1  
@Earthliŋ, 「桁の名前」のことではと。 –  Yang Muye Mar 13 at 9:25
    
@Tokyo Nagoya and Earthliŋ: There are a number of mathematical expressions with slightly different meanings. I think you want to say either: "10,000,000" is a whole number without units such as (the currency unit)yen or minutes. However if the same principle also applies to decimals such as "10,000,000.5" (or π (3.14...)) then I think you want to say it is a pure number without units. –  Tim Mar 13 at 11:15
    
BTW: I am always surprised how many text books fail to point out that where as larger English counters are in multiples of 3 zeros (ie 1 million = 1000 thousand), the large Japanese counters are in multiples of 4 zeros ("1万万"=1,0000,0000=1億;"1万億"=1,0000,0000,0000= 1兆). It makes them so much easier to remember. –  Tim Mar 13 at 11:30

I suppose 千億 is more abstract than the concrete number 一千億. As for your program, just follow the normal rule, that's enough. So,

1000億: いっせんおく
1000兆: いっせんちょう
1万1000: いちまんいっせん    

It's clear that different speakers have different preference to read 千. (数字の読み方)


By the way, I really like your app. Can you add アクセント{HLLLL} and the pronunciation the combination of numbers and [助数詞]{counters} as well? I wanted to create such an app many years ago, and gathered a lot of data. If you are interested, I will share them with you.

I saw you released the source under the MIT licence, are you hosting it on Git-hub?

share|improve this answer
    
Thanks for the advice & feedback. I'll consider adding アクセント and would be interested to see any data you'd like to share on that. I'm not sure how to go about counters though, since there are so many and it might make the app bloated. Maybe you have some ideas for that? And yes, it's on GitHub: github.com/sebpearce/kazu –  sebu Mar 13 at 1:15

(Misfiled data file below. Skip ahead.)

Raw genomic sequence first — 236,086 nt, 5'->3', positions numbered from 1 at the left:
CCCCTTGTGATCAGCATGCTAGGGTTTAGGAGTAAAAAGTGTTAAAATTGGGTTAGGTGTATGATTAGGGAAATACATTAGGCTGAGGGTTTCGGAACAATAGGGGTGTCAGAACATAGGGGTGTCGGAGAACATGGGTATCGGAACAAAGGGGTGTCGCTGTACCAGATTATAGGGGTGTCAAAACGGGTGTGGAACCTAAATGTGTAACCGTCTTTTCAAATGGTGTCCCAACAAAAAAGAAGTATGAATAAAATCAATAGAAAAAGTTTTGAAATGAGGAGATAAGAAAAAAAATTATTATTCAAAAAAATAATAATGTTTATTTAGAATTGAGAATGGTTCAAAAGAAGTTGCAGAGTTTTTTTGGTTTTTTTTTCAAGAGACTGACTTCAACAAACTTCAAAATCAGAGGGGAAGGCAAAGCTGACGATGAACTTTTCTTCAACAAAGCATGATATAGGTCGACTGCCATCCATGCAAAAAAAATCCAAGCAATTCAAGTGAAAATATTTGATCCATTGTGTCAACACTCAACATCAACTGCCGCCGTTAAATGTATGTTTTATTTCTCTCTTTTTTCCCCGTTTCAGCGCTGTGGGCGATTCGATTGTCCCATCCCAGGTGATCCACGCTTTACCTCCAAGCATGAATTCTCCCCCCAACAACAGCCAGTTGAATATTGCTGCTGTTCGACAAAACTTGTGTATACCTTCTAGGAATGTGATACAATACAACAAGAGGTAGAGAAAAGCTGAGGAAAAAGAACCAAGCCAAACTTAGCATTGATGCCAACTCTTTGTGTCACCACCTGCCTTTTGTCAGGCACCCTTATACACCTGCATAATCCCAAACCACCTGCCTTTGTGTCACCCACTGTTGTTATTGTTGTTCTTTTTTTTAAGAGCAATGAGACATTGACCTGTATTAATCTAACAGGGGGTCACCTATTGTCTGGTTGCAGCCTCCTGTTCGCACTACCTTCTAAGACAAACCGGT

Numbers aren't that difficult to learn, you just have to remember 1, 2, 3, 4, 5, 6, 7, 8, 9, 10, 100, 1000, 10,000, 100,000,000, 1,000,000,000,000, etc. As it stands, the app only serves to help learn these fifteen numbers and eight exceptions, which are 300, 600, 800, 1000, 3000, 8000, 100,000,000 and 1,000,000,000. Adding counters, the app might be of value not only to complete beginners, but to learners at practically all stages. –  Earthliŋ Mar 13 at 8:02
    
@Earthliŋ I created the app firstly to help myself, and I'm around a B2 level. I still have trouble with the numbers in between the groupings of 万, 億 and 兆. Quick, what's 2 billion in Japanese? What's 75 million? It's not as easy as memorizing the numbers you listed. So I disagree that it's only of value to complete beginners. I got a message from a professional English-Japanese translator the other day saying he'd been waiting forever to get something like this, because he still has trouble with numbers. That said, I'm still considering the counter idea. –  sebu Mar 15 at 5:14

Your Answer

 
discard

By posting your answer, you agree to the privacy policy and terms of service.

Not the answer you're looking for? Browse other questions tagged or ask your own question.